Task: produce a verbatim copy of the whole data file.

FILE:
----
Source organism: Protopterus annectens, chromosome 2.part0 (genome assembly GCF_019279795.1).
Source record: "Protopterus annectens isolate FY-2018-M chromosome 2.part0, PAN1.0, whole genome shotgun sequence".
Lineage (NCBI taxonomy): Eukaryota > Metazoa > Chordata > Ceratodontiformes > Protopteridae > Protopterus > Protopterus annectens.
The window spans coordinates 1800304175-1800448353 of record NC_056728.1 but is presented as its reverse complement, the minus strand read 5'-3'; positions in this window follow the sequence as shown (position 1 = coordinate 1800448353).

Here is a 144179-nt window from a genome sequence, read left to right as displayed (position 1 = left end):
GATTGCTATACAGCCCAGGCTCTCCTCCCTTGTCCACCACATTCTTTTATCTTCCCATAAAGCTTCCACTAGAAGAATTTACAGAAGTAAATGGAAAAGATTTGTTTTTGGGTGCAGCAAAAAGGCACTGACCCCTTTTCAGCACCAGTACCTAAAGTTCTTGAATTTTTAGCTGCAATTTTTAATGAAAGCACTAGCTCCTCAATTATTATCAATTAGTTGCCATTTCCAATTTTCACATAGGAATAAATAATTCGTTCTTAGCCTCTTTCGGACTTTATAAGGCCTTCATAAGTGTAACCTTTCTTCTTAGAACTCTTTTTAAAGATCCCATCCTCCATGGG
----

Source organism: Protopterus annectens, chromosome 2.part0 (genome assembly GCF_019279795.1).
Source record: "Protopterus annectens isolate FY-2018-M chromosome 2.part0, PAN1.0, whole genome shotgun sequence".
Lineage (NCBI taxonomy): Eukaryota > Metazoa > Chordata > Ceratodontiformes > Protopteridae > Protopterus > Protopterus annectens.
The window spans coordinates 1800304175-1800448353 of record NC_056728.1 but is presented as its reverse complement, the minus strand read 5'-3'; positions in this window follow the sequence as shown (position 1 = coordinate 1800448353).

Here is a 144179-nt window from a genome sequence, read left to right as displayed (position 1 = left end):
GATTGCTATACAGCCCAGGCTCTCCTCCCTTGTCCACCACATTCTTTTATCTTCCCATAAAGCTTCCACTAGAAGAATTTACAGAAGTAAATGGAAAAGATTTGTTTTTGGGTGCAGCAAAAAGGCACTGACCCCTTTTCAGCACCAGTACCTAAAGTTCTTGAATTTTTAGCTGCAATTTTTAATGAAAGCACTAGCTCCTCAATTATTATCAATTAGTTGCCATTTCCAATTTTCACATAGGAATAAATAATTCGTTCTTAGCCTCTTTCGGACTTTATAAGGCCTTCATAAGTGTAACCTTTCTTCTTAGAACTCTTTTTAAAGATCCCATCCTCCATGGG